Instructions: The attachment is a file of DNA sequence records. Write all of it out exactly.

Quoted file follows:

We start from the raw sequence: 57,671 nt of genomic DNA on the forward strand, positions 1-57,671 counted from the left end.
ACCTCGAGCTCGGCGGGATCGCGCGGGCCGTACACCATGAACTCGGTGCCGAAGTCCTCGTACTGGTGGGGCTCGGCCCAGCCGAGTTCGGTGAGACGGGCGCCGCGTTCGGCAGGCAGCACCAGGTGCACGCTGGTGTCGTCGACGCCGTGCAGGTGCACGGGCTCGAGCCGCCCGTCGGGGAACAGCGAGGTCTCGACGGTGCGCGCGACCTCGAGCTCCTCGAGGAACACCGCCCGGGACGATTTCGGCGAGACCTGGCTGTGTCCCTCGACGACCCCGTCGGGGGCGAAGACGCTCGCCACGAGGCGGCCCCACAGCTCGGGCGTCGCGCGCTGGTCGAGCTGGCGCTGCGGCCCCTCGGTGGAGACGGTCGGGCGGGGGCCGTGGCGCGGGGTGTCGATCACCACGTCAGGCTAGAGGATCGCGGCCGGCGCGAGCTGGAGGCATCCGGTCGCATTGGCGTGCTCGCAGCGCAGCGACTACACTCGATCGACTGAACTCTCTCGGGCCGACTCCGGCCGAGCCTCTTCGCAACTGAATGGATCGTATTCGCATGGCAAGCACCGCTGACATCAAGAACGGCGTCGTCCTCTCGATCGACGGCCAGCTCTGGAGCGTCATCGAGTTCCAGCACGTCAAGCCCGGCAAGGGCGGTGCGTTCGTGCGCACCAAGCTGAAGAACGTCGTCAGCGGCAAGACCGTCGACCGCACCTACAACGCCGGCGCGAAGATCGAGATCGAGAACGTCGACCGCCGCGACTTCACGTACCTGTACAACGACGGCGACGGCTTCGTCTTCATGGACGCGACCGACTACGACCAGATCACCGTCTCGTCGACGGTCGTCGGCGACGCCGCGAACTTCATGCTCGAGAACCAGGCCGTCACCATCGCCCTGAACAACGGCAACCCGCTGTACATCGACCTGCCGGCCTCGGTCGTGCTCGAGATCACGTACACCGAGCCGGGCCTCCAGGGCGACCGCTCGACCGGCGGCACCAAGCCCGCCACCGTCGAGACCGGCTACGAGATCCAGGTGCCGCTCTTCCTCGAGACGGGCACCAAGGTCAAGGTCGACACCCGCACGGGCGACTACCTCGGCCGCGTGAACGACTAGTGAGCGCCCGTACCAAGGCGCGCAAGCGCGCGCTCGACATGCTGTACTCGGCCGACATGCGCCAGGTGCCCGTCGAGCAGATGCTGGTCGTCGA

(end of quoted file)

We start from the raw sequence: 57,671 nt of genomic DNA on the forward strand, positions 1-57,671 counted from the left end.
ACCTCGAGCTCGGCGGGATCGCGCGGGCCGTACACCATGAACTCGGTGCCGAAGTCCTCGTACTGGTGGGGCTCGGCCCAGCCGAGTTCGGTGAGACGGGCGCCGCGTTCGGCAGGCAGCACCAGGTGCACGCTGGTGTCGTCGACGCCGTGCAGGTGCACGGGCTCGAGCCGCCCGTCGGGGAACAGCGAGGTCTCGACGGTGCGCGCGACCTCGAGCTCCTCGAGGAACACCGCCCGGGACGATTTCGGCGAGACCTGGCTGTGTCCCTCGACGACCCCGTCGGGGGCGAAGACGCTCGCCACGAGGCGGCCCCACAGCTCGGGCGTCGCGCGCTGGTCGAGCTGGCGCTGCGGCCCCTCGGTGGAGACGGTCGGGCGGGGGCCGTGGCGCGGGGTGTCGATCACCACGTCAGGCTAGAGGATCGCGGCCGGCGCGAGCTGGAGGCATCCGGTCGCATTGGCGTGCTCGCAGCGCAGCGACTACACTCGATCGACTGAACTCTCTCGGGCCGACTCCGGCCGAGCCTCTTCGCAACTGAATGGATCGTATTCGCATGGCAAGCACCGCTGACATCAAGAACGGCGTCGTCCTCTCGATCGACGGCCAGCTCTGGAGCGTCATCGAGTTCCAGCACGTCAAGCCCGGCAAGGGCGGTGCGTTCGTGCGCACCAAGCTGAAGAACGTCGTCAGCGGCAAGACCGTCGACCGCACCTACAACGCCGGCGCGAAGATCGAGATCGAGAACGTCGACCGCCGCGACTTCACGTACCTGTACAACGACGGCGACGGCTTCGTCTTCATGGACGCGACCGACTACGACCAGATCACCGTCTCGTCGACGGTCGTCGGCGACGCCGCGAACTTCATGCTCGAGAACCAGGCCGTCACCATCGCCCTGAACAACGGCAACCCGCTGTACATCGACCTGCCGGCCTCGGTCGTGCTCGAGATCACGTACACCGAGCCGGGCCTCCAGGGCGACCGCTCGACCGGCGGCACCAAGCCCGCCACCGTCGAGACCGGCTACGAGATCCAGGTGCCGCTCTTCCTCGAGACGGGCACCAAGGTCAAGGTCGACACCCGCACGGGCGACTACCTCGGCCGCGTGAACGACTAGTGAGCGCCCGTACCAAGGCGCGCAAGCGCGCGCTCGACATGCTGTACTCGGCCGACATGCGCCAGGTGCCCGTCGAGCAGATGCTGGTCGTCGA